Add Pizzazz to Your Cocktail Program

October 19, 2021

Cocktails continue to be a profitable category. Discover the trends and innovations that can keep your cocktail program’s momentum going. We have ideas and recipes, here.

Culinary Connection

Mixologists are thinking like chefs and raiding the kitchen pantry when it comes to drink creation. This is fueled by a trend toward more savory/umami notes and incorporating vegetables, fresh herbs, spices, and other back-of-the-house staples:

  • Vegetable juices such as kale, carrot, and beet as a drink base
  • Herbs enhance bouquet as well as flavor; muddle and use to garnish: mint, cilantro, thyme, lemon balm, basil, sage, and more
  • Instead of simple syrup, use honey, maple syrup, agave, or molasses
  • Use espresso, hot coffee, or cold brew as a base for martinis, spritzers, or Irish coffee
  • Try hot or iced tea, using flavored teas for variety

Bloody Bounty

A perennial brunch favorite, the Bloody Mary has spun off a number of variations. Operators can easily change up this hugely popular cocktail formula with these substitutions, additions, and garnishes:

  • Bloody Maria – swap tequila or mezcal for the vodka (garnish with whole chile)
  • Bloody Caesar – use tomato-clam juice (pickled asparagus)
  • Bloody Bull – add beef bouillon to the mix (beef jerky)
  • Peruvian Bloody Maria – use Pisco as the base instead of vodka (perch shrimp on rim)
  • Michelada – spike tomato mix with lime juice and hot sauce, top with Mexican lager; (rim the glass in chili-salt)

DIY Bars

Millennials love to customize, which is why DIY bars are gaining popularity in restaurants:

  • The Bloody Mary family is ideal here. Arrange in the order of build: carafes of tomato juice, then Worcestershire, hot sauces, horseradish, clam juice, garlic; a choice of vodkas or other spirits; and garnishes (try next-level mini-burgers, ribs, pickled veg, shrimp, pizza slices, lox and bagel wedges)
  • Try a Mimosa bar: Offer a variety of fruit juices (or even iced tea) as the base, sparkling wine or soda water to add bubbles, and fresh fruit garnishes
  • Give Old Fashioneds new fashion. Guests can choose their base: bourbon, rye, brandy or mezcal, then add a splash of fruit juice, simple syrup/sugar cubes, and various bitters, plus garnish (fresh and candied oranges, lemon, cherries)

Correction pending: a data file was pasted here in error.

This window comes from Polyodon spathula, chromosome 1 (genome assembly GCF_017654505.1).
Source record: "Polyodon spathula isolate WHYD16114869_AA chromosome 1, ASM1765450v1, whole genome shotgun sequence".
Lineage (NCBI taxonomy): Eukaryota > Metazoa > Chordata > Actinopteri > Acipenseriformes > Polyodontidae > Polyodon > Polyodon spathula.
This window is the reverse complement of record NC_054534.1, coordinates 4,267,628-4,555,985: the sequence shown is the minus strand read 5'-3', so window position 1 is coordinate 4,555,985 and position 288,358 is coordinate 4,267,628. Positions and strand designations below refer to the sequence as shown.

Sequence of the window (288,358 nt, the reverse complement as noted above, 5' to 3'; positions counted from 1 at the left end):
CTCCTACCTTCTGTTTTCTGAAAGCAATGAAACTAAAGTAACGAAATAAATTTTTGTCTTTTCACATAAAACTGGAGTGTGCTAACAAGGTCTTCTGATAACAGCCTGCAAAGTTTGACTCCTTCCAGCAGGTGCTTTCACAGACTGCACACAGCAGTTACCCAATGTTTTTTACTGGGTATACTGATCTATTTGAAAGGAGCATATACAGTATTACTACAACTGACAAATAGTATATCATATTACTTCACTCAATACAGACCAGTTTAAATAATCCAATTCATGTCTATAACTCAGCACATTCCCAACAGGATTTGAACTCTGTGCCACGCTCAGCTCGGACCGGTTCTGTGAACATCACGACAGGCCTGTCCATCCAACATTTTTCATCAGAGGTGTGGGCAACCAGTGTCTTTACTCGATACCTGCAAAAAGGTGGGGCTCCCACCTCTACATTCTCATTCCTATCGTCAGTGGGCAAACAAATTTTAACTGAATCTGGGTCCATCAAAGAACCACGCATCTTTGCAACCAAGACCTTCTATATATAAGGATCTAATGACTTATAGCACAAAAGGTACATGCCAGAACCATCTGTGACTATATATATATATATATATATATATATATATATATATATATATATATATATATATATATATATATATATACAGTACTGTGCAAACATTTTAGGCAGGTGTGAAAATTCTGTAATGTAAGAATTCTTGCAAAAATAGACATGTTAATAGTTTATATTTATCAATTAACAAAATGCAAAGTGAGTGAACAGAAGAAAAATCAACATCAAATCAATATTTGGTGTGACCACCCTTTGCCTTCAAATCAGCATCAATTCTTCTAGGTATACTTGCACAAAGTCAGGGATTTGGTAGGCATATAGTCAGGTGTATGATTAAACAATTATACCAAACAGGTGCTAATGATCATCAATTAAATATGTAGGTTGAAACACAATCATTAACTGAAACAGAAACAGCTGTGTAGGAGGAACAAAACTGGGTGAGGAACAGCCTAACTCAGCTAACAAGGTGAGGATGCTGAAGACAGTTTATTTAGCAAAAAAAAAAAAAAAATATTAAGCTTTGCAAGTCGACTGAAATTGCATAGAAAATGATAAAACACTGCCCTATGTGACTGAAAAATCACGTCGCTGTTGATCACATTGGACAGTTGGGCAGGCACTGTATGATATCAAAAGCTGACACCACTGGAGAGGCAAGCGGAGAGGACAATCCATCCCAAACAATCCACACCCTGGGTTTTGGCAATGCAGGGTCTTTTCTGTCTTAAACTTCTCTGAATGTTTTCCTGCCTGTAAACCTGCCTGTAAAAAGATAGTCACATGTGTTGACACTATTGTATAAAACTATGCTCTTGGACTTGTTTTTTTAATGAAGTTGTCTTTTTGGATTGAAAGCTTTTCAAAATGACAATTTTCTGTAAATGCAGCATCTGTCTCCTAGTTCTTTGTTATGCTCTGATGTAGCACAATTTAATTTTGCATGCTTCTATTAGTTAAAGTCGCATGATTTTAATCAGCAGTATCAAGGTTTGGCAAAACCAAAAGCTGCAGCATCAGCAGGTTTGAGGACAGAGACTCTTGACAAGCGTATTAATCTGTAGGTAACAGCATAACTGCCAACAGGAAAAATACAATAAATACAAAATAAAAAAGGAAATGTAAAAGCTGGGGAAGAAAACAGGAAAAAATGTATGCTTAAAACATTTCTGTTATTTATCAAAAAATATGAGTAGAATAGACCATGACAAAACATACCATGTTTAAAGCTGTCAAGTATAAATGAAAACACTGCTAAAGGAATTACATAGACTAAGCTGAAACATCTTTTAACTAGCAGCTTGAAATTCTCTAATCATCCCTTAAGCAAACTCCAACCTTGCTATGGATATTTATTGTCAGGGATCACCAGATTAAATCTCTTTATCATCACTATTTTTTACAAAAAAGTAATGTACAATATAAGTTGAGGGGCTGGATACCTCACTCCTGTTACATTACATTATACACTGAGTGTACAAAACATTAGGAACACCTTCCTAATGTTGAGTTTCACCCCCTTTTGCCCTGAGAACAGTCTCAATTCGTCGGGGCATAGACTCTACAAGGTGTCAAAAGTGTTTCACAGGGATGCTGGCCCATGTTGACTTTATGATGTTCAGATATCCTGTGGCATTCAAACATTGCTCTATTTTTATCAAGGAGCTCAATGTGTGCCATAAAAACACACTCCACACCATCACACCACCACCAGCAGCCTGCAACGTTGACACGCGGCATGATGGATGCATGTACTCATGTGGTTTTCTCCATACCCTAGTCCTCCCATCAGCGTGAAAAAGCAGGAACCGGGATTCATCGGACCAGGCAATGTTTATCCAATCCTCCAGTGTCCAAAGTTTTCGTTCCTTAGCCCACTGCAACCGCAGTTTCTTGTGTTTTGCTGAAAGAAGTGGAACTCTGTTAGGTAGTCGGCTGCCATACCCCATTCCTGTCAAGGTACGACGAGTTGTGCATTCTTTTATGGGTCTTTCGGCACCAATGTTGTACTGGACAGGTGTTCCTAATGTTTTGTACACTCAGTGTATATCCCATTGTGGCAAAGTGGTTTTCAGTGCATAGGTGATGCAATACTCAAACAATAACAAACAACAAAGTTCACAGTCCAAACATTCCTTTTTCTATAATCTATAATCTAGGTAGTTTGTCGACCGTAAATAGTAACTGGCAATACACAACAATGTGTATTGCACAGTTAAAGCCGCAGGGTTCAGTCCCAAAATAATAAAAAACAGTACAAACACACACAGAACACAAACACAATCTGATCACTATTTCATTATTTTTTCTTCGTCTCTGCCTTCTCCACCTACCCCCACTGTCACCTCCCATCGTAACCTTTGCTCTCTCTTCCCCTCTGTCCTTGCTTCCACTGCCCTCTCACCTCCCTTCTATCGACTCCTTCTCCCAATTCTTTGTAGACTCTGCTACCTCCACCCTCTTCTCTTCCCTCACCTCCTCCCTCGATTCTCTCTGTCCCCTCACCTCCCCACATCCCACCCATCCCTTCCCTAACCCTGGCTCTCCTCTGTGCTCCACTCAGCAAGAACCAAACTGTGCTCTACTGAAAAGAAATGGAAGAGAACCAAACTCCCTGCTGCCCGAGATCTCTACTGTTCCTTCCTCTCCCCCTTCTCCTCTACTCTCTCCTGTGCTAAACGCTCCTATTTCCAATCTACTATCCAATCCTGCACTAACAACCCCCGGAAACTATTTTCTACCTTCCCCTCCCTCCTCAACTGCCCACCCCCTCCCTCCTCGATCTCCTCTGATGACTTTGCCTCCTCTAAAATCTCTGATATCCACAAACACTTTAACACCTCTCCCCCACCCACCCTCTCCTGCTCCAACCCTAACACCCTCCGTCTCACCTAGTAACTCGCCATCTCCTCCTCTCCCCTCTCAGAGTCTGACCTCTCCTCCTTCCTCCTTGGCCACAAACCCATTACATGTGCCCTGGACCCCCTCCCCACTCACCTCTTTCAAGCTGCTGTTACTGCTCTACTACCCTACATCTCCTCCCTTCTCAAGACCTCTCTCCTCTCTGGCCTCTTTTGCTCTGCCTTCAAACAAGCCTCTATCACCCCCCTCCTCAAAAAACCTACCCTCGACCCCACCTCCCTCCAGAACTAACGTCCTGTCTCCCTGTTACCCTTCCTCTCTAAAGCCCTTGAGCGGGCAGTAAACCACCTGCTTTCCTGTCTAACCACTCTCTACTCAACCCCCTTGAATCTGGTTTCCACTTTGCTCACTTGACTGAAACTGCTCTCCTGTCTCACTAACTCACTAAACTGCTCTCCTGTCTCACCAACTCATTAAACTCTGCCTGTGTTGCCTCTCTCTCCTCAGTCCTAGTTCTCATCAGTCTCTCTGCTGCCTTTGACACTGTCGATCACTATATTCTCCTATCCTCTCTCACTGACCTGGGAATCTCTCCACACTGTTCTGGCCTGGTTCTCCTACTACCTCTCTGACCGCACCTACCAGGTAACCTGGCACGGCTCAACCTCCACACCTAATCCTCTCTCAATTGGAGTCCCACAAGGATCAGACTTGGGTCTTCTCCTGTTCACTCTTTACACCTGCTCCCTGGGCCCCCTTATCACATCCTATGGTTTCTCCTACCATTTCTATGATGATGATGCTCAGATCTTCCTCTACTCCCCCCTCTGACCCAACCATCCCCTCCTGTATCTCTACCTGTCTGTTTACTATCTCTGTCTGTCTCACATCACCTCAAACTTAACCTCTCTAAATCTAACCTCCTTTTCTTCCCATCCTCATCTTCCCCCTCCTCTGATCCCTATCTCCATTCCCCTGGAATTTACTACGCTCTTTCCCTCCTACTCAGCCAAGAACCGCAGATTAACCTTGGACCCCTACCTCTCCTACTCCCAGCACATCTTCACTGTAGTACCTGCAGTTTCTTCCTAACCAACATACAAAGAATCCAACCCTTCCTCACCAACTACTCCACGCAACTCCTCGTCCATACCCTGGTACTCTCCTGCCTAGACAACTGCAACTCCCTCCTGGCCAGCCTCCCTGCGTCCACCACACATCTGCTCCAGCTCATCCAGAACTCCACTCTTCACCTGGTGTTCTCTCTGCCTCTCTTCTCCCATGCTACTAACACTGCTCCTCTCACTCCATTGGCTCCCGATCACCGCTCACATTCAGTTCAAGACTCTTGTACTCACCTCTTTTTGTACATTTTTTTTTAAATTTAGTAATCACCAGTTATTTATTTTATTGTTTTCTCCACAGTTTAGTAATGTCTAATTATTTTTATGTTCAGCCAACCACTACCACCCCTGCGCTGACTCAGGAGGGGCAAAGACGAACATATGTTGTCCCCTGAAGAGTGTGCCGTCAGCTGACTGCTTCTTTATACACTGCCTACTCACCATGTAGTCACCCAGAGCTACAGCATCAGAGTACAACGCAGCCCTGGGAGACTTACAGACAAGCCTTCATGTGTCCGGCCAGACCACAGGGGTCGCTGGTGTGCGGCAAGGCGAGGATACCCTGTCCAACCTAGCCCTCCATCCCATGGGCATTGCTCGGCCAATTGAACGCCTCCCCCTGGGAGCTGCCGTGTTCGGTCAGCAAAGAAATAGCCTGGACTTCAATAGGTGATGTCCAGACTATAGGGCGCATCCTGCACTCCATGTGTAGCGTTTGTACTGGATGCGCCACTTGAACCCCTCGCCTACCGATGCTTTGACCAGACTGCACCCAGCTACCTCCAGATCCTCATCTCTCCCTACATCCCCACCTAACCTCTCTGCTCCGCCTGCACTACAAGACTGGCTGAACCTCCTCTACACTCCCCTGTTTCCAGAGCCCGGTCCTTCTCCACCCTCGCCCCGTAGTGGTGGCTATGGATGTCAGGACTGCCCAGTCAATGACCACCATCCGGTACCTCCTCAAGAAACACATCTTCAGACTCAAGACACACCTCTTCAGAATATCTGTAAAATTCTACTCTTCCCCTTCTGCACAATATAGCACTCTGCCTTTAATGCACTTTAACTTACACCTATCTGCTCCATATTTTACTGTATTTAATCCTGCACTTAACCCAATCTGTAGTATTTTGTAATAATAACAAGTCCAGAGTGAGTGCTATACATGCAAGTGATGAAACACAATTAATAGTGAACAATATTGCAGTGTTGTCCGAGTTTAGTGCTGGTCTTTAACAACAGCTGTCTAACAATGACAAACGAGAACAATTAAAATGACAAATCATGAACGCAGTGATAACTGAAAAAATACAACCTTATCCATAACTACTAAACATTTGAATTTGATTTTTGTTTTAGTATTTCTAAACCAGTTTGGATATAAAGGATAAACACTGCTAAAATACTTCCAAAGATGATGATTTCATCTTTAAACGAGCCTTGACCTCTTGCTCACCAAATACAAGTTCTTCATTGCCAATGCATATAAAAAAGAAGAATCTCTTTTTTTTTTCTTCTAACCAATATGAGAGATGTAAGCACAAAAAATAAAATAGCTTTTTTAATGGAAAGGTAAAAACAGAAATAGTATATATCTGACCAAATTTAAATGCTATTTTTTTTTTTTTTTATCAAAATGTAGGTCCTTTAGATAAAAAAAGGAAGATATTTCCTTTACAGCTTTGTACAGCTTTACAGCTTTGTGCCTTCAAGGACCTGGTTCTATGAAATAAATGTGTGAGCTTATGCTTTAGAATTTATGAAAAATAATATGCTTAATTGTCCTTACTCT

Smoky & Spicy

This cocktail category is hot. Operators don’t need a blowtorch to add a touch of smoke to drinks. Here’s how:

  • Use mezcal or Scotch as a base or split-base; each adds a smoky nuance to any drink, from margaritas to Manhattans
  • Lapsang souchong tea, brewed or infused in syrup, imparts subtle smoke to a drink
  • A drop or two of liquid smoke will also do the trick
  • Rauchbier, “smoked beer,” perks up a Michelada; don’t forget the smoked salt-chili rim

Millennials love spicy foods, and adding heat to drinks is easy.

  • Muddle slices of jalapeño in the mix cup to spike a mojito or margarita
  • Add harissa, peri-peri, wasabi, masala, or jerk spice for international flair

The information provided is based on a general industry overview, and is not specific to your business operation. Each business is unique and decisions related to your business should be made after consultation with appropriate experts.


Presentation is key to selling more cocktails and making a splash on social media. Every drink is enhanced by a certain type of glass. Size is important; depending on your pour, drinks should not appear skimpy or brim to the top. Here are key types to stock:

  • Coffee cups, for the growing category of cocktails featuring espresso and cold brew coffee
  • Rocks, highball, or Collins; Martini or coupes; shot glasses, hurricane, or tiki mugs
  • Standard-sized white wine glass can do double duty for many cocktails, beer, and sparklers
  • Think tiny; offering flights of mini-sized cocktails is trending

Ice is a critical component of cocktails, but one size does not fit all. Shape and size impact chilling speed and dilution as well as presentation.

  • Mixing – Use standard 1x1-inch cubes in the mixing cup
  • Rocks – Large cubes or spheres should just fit the glass and melt slowly
  • Highballs – Spears and shards glitter in G&Ts and whiskey sodas
  • Crushed ice – Perfect for classics such juleps and swizzles and spritzers
  • Frozen drinks –  Ice-blended drinks like smoothies and frappés are easy to prepare with concentrate mixes; just add alcohol

Specialty beers are a great addition to a cocktail program:

  • Hazy IPA – This unfiltered, juicy ale is easy to drink and looks good on Instagram
  • Sour Beer – Gose, Berliner weisse, and wild ales have crossover appeal to wine drinkers
  • Lagers/pilsners – “Session” brews fit low-ABV trend
  • Confectionary/Dessert Ales – These include for an ice-creamy mouthfeel
  • Rosé – Pink is today’s wine

Beverages: The New Wave of Profits

Beverage sales are vital to your profitability. Learn how to develop signature flavors and styles to keep the category productive. We have ideas and recipes.